The scientific method and scientific inquiry: Tensions in teaching and learning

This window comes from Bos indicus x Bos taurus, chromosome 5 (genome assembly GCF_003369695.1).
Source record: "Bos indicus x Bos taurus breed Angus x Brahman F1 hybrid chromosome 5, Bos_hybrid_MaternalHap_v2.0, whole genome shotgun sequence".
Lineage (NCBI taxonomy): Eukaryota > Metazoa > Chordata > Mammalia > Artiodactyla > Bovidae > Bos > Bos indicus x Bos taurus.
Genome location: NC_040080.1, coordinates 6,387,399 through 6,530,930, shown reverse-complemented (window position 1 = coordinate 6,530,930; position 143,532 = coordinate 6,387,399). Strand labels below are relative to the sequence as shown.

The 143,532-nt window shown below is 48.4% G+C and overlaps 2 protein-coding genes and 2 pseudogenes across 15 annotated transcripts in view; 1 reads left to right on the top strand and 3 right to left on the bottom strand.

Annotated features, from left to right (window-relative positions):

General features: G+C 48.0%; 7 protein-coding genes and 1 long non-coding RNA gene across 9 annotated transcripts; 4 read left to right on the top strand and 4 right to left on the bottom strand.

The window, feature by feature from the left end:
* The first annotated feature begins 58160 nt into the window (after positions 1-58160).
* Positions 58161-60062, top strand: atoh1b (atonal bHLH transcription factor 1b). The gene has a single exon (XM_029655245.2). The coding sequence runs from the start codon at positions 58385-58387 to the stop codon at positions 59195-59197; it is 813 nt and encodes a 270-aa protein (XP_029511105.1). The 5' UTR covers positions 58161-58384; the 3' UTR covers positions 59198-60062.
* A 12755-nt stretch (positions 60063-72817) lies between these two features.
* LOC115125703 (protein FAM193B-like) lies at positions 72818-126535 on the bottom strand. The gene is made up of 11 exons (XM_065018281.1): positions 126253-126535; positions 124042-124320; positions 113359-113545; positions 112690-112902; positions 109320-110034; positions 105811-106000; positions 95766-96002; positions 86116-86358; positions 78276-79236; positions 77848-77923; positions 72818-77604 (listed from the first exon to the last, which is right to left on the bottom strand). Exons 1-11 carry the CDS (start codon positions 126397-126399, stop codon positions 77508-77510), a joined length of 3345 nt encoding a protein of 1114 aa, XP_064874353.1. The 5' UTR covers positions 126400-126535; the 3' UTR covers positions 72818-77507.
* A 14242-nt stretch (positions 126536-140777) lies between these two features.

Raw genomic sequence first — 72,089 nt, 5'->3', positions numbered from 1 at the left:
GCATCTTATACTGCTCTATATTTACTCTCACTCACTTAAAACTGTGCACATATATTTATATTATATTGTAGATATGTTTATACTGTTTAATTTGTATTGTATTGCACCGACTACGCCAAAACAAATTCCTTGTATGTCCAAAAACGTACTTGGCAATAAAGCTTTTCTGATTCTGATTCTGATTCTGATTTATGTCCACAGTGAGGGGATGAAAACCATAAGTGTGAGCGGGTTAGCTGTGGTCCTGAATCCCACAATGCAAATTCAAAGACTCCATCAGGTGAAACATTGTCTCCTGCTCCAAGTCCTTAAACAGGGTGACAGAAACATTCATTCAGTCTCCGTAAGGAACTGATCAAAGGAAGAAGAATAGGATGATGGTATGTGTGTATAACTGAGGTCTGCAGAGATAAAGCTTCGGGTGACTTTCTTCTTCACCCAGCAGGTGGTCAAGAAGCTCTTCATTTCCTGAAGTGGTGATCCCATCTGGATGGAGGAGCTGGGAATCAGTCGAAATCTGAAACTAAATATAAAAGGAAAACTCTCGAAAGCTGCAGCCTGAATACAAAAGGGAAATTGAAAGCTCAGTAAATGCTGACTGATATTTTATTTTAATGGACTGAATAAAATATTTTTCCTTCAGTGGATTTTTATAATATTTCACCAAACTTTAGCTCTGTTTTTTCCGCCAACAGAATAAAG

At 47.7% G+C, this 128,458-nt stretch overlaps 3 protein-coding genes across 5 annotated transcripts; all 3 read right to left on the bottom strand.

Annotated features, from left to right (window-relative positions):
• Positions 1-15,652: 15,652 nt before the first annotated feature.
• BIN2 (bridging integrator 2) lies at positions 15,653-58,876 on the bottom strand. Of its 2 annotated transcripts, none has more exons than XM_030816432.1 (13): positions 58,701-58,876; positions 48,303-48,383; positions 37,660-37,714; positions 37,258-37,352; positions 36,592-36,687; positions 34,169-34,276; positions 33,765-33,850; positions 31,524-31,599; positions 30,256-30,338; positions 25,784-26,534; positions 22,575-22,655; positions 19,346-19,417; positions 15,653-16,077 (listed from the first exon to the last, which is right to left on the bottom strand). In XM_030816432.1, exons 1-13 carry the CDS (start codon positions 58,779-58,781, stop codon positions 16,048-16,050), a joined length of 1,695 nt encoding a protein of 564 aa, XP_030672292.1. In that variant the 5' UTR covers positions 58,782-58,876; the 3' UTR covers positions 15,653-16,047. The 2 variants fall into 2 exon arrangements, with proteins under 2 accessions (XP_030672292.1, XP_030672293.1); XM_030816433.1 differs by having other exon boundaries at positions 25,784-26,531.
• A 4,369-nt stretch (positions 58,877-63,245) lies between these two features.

Typically, the scientific method in science classrooms takes the form of discrete, ordered steps meant to guide students' inquiry. In this paper, we examine how focusing on the scientific method as discrete steps affects students' inquiry and teachers' perceptions thereof. To do so, we study a ninth-grade environmental science class in which students first reviewed a typical version of the scientific method, then brainstormed about which sites on school grounds could be good earthworm habitats and how to test their ideas. Our discourse analysis explores the dynamics between the “steps” of the scientific method and students' engagement in more authentic scientific inquiry. We argue that focusing on the scientific method as discrete steps can distract students from their ongoing, productive inquiry and can also draw teachers' attention away from students' productive inquiry. © 2009 Wiley Periodicals, Inc. Sci Ed94:29–47, 2010